Panel members will contextualize the GCIFS initiative in terms of the status of family studies in different national contexts. They will also present each of the partners’ stories as a case study of the opportunities and challenges encountered in contributing to the discipline in their contexts.
    The workshop will also focus on the opportunities and the challenges of defining and developing the field in the world. The panel will raise and discuss issues relating to professional roles, agreed curricula and pedagogy in international collaboration, while acknowledging differences in social, economic and education systems.
    Representatives from the Global Consortium for International Family Studies
    Members: Tata Institute of Social Sciences, Mumbai, India; University of Newcastle, Newcastle, Australia; University of Nebraska, Lincoln, USA
  4. Reflections on the contemporary de- and re-construction of family (EN)
    See more details
    The contemporary discourse about the co-existence of people in family and social connections is dominated by some inherent contradictions. There is first of all the independent individual, who is aware of his or her rights to a good quality of life, and his or her duties (especially economic), but who has an increasingly critical attitude towards the family. This situation creates great variability and many differences in family structures. A man can marry a man, a woman can marry a woman, and they can form a family and have children. The individual reserves to him-/herself the right not only of choosing the members of his family (in Western society, the choice is often based on love) but also of ending the family relationship if love ends. The divorce rate in Western society is between 30% and 50%, resulting in a lot of reconstituted families and more and more stepfathers and stepmothers. The genetic affinity between generations is no longer the cornerstone of a relationship based on care and ethics.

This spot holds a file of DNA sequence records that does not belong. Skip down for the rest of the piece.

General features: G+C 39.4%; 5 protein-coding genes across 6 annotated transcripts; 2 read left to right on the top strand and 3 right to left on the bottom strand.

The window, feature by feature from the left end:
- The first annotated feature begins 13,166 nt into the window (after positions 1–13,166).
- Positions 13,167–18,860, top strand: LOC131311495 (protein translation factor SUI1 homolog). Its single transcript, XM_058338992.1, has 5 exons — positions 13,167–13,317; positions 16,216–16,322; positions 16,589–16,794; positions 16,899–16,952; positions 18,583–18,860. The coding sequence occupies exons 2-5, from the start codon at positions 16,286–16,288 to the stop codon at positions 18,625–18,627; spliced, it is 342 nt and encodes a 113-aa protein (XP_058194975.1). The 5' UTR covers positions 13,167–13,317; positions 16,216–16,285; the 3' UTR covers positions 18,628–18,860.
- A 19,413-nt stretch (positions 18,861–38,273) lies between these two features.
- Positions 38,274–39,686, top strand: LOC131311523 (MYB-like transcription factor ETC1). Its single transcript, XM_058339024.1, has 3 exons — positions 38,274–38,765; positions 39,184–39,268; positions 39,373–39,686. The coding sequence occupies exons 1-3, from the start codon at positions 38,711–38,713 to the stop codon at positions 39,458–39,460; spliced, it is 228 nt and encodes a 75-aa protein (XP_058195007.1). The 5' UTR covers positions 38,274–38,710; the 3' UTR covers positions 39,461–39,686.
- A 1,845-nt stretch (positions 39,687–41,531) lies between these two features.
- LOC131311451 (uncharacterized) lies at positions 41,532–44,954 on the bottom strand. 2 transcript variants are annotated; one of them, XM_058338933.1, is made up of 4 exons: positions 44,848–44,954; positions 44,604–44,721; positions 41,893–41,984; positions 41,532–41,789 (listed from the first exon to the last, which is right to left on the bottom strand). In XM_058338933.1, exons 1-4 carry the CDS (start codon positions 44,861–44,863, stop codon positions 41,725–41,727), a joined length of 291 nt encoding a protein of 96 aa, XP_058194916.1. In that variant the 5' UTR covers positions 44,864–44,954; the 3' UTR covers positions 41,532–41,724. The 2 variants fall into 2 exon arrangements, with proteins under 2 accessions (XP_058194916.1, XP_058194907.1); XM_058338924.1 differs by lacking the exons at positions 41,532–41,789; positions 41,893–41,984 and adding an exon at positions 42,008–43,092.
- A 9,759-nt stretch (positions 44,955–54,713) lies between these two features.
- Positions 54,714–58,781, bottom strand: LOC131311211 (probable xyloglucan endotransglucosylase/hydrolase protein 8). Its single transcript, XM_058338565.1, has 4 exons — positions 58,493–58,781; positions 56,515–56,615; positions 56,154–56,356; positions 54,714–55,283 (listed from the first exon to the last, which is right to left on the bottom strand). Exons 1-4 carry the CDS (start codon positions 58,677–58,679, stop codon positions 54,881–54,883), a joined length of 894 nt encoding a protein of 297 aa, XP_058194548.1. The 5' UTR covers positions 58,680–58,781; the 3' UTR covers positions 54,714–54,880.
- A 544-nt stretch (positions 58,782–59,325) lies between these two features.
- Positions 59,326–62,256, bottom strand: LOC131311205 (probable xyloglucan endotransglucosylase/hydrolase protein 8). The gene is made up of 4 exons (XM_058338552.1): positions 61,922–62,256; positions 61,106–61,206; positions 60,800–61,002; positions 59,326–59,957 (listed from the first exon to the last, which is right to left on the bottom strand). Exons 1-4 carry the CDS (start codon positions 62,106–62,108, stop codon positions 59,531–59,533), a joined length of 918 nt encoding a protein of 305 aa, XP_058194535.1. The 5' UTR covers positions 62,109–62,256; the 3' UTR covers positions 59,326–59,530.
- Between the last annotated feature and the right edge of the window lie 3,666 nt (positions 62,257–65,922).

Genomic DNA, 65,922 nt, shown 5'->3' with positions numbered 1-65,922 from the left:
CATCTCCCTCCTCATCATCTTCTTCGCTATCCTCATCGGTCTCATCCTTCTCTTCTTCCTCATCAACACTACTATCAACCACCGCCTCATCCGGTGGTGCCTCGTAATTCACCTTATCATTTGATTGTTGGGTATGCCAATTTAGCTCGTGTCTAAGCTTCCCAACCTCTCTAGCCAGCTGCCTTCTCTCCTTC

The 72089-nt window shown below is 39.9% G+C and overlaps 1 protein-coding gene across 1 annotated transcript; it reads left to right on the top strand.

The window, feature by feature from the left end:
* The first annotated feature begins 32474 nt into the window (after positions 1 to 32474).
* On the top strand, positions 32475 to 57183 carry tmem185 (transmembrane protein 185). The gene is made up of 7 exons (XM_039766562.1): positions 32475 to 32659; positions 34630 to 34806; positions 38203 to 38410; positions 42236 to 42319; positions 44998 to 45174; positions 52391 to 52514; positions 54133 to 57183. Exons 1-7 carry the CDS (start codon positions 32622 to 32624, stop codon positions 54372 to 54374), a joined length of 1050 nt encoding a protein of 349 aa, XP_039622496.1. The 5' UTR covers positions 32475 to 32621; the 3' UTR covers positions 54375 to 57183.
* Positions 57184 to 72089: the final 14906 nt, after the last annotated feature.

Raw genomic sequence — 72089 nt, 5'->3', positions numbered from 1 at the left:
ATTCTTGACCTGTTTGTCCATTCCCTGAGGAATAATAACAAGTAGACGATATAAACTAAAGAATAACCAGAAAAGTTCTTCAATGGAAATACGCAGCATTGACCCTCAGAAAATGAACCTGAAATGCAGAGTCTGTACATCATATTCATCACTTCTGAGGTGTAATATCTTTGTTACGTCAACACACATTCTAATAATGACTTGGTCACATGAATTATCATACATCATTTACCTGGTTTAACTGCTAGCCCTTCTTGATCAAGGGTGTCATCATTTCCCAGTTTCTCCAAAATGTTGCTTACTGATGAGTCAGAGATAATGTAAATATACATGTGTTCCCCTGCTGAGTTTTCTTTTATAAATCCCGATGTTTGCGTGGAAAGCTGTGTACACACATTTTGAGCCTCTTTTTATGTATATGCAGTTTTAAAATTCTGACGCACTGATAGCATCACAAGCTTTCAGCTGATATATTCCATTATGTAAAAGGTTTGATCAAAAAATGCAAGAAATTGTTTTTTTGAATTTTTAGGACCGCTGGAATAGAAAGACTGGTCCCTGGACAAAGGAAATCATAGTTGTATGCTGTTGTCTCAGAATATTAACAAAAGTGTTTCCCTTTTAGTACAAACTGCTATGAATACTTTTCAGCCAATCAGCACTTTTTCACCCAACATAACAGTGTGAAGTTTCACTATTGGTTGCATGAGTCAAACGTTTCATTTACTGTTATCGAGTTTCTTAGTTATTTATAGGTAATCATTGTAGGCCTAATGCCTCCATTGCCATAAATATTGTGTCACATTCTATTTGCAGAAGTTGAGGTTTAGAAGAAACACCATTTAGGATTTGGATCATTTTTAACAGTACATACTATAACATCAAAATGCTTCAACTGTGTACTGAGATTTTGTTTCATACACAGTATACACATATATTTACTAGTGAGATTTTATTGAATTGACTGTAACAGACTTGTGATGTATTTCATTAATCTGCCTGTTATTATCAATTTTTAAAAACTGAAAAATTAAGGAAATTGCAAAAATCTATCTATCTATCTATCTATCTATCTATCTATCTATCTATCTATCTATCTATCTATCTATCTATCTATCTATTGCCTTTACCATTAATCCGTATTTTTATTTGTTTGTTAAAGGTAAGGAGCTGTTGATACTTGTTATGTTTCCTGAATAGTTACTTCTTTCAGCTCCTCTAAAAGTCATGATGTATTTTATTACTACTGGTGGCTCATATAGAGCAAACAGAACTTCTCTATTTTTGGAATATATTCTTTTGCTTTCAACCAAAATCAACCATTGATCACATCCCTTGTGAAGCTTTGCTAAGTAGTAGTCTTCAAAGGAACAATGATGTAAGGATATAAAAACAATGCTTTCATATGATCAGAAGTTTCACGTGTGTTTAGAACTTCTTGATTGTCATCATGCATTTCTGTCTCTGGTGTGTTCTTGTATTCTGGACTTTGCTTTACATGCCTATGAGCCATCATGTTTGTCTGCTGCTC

Thus, social coherence, which during the postwar period allowed Europe to evolve from prosperity to welfare, is under pressure. In addition, we see quite a few of these tensions and contradictions popping up in the domain of youth care. In the workshop, ‘What do we know?’ and ‘What can we do?’ will be the guiding questions. We will also examine if there are initiatives that go against these trends, what their characteristics are and if they work.
    Jean Pierre Vanhee, Faculty of Psychology and Educational Sciences, Vrije Universiteit, Brussels
    Caroline Vrijens, postgraduate in European and International Law and in Management in the social profit and public sector; Policy officer for the Flemish Government Agency of Youth Welfare
  5. From family to family: the meeting of different cultures. Families hosting refugees and their families (IT)
    See more details
    Migrations are strongly challenging many developed and ‘rich’ countries (Italy, the whole of Europe, USA and others), having a very strong impact from the political, economic and social point of view.